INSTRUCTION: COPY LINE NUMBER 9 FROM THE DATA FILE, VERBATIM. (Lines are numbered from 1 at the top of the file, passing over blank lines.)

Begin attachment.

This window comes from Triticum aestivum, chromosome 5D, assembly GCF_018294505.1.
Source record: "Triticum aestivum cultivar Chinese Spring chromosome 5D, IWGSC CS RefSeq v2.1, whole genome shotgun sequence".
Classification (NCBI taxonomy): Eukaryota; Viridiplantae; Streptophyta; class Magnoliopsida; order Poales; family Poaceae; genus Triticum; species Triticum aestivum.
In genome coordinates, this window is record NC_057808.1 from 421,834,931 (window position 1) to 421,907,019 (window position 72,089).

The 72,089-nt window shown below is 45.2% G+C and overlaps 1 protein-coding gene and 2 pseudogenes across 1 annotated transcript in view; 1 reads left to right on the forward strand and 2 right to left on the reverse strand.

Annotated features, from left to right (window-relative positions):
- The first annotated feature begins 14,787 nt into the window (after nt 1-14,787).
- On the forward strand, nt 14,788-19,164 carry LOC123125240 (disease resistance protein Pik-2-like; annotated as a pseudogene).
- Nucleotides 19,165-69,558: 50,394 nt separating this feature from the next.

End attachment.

- Nucleotides 19,165-69,558: 50,394 nt separating this feature from the next.